Connectedness and College Success

I am reading a new book called Unapologetically Ambitious, by Shellye Archambeau, which describes her life story and career arc as one of the few black female CEO’s in the tech industry. She offers great life and career advice from experience and I highly recommend the book! (Full disclosure: she also happens to be the mother of my best friend.) I expected, and received, lots of great advice about strategic planning and integrating life and work. I did not expect, but found, a strong connection between Shellye’s advice and the work we do at Beyond Akeela. For instance, Shellye focuses on the relationship between connectedness and college success, which we know is especially important for teens with Asperger’s and NVLD.

Keys to College Success

Each fall season we speak with many families about their teens and their post-secondary options. There are A LOT of options out there and it can feel overwhelming to parse through it all. As families start this process, we offer families a few pieces of guidance:

Connectedness

As Shellye writes (and what we feel is MOST important for teens with Asperger’s), social connection breeds better outcomes. A common denominator in success stories we hear is the social connectedness teens feel to their community. In these stories, the students related to the people around them through shared experiences. They connect through club offerings, specific degree programs, or finding a neurodiverse population at the school. Teens achieve more success when they are immersed in a community of peers who share similar life experiences with them.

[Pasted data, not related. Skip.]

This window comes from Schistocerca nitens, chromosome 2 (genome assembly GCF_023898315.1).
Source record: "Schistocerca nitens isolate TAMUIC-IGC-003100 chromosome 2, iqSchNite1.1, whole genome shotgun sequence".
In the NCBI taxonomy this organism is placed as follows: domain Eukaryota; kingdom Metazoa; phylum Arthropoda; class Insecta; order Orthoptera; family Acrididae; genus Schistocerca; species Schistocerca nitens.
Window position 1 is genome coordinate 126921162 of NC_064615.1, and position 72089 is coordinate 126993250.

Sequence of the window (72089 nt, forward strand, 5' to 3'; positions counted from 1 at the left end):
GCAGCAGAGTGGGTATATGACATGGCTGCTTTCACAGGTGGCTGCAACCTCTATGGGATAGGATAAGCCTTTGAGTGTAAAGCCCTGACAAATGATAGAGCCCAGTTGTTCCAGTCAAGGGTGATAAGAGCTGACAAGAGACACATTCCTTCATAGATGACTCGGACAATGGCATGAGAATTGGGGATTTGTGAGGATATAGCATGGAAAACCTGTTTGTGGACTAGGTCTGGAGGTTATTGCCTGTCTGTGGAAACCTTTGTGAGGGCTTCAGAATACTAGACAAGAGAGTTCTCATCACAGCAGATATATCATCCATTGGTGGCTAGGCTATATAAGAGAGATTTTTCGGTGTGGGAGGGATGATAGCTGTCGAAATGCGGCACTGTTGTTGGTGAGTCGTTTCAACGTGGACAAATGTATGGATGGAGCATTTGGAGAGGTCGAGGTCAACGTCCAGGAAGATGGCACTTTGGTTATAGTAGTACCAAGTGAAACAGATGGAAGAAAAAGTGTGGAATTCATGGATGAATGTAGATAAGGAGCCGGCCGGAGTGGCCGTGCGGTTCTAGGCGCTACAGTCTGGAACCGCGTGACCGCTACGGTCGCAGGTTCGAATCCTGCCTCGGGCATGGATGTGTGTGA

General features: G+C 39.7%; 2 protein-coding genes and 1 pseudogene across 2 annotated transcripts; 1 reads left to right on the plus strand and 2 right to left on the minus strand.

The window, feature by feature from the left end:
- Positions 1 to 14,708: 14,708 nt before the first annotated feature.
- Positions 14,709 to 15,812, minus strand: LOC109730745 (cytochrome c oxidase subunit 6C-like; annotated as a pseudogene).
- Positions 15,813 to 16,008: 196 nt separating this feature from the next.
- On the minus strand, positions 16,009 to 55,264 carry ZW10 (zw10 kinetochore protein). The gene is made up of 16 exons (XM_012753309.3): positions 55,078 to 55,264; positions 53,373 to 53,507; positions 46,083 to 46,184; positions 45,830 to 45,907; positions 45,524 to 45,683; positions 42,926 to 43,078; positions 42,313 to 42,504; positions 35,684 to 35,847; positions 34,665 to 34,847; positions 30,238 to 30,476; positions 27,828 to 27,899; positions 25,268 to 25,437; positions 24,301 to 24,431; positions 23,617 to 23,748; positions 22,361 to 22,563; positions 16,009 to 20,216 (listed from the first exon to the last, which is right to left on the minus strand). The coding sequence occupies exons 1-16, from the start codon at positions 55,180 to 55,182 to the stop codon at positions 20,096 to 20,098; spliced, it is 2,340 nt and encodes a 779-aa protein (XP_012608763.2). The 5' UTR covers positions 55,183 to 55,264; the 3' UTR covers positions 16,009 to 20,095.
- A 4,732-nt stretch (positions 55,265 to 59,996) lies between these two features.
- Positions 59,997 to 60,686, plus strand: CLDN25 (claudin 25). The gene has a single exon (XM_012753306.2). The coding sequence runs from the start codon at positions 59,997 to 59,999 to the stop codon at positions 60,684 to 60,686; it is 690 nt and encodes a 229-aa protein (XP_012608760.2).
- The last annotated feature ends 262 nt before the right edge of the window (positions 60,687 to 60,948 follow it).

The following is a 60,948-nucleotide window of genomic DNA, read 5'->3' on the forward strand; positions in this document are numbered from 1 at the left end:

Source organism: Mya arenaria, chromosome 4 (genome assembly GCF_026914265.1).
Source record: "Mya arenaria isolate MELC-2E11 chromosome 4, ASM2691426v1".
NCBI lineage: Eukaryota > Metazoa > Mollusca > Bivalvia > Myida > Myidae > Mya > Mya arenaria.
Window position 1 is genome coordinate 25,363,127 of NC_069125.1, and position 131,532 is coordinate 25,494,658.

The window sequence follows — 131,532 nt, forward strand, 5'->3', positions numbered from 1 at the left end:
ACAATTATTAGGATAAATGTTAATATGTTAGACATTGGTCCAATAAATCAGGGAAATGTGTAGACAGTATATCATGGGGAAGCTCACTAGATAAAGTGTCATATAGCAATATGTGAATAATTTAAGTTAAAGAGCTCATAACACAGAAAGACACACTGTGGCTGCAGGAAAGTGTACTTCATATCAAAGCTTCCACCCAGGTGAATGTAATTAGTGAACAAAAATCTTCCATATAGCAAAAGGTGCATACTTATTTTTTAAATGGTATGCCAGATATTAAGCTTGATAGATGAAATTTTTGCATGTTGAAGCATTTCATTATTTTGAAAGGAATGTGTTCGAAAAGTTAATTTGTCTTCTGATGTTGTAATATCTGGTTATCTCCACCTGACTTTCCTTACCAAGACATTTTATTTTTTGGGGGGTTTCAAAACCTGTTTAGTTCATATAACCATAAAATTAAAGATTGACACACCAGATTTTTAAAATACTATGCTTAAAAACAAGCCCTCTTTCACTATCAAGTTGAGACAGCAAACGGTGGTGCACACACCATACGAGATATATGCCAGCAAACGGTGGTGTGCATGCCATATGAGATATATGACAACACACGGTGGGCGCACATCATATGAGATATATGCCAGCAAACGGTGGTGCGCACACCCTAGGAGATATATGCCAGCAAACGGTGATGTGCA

Self-Advocacy

The biggest difference between high school and college is how students access support. In high school, students have structured support in place through an IEP or 504, or family members. The help is often put directly in front of them. In a traditional college environment help is available, but students must seek it out. We encourage families to consider their teens motivation and ability to independently access help so they can choose a post-secondary program that provides their teen with an appropriate level of support.

Don’t Rush the Transition

Transitioning to college is hard— for anyone. In the first week alone, each student must learn a new schedule, meet hundreds of people, and navigate an unfamiliar (and more challenging) academic environment. For the most part, students are asked to do this independently and there are not many check-in points as they go along. This is a BIG ASK. Therefore, we often encourage families to consider gap year programs, college transition programs, or communities that offer auxiliary support. These options all help ease their student’s transition and ultimately make the college experience more successful.

As your family begins to search for an appropriate post-high school program, we encourage you to look through this list of college and transition programs Beyond Akeela campers have found success in through the years.

Warmly,
Kevin


Do you have a teen with NVLD or Asperger’s who is looking to transition into a post-secondary program or college? We’d love to chat and see how we can help!

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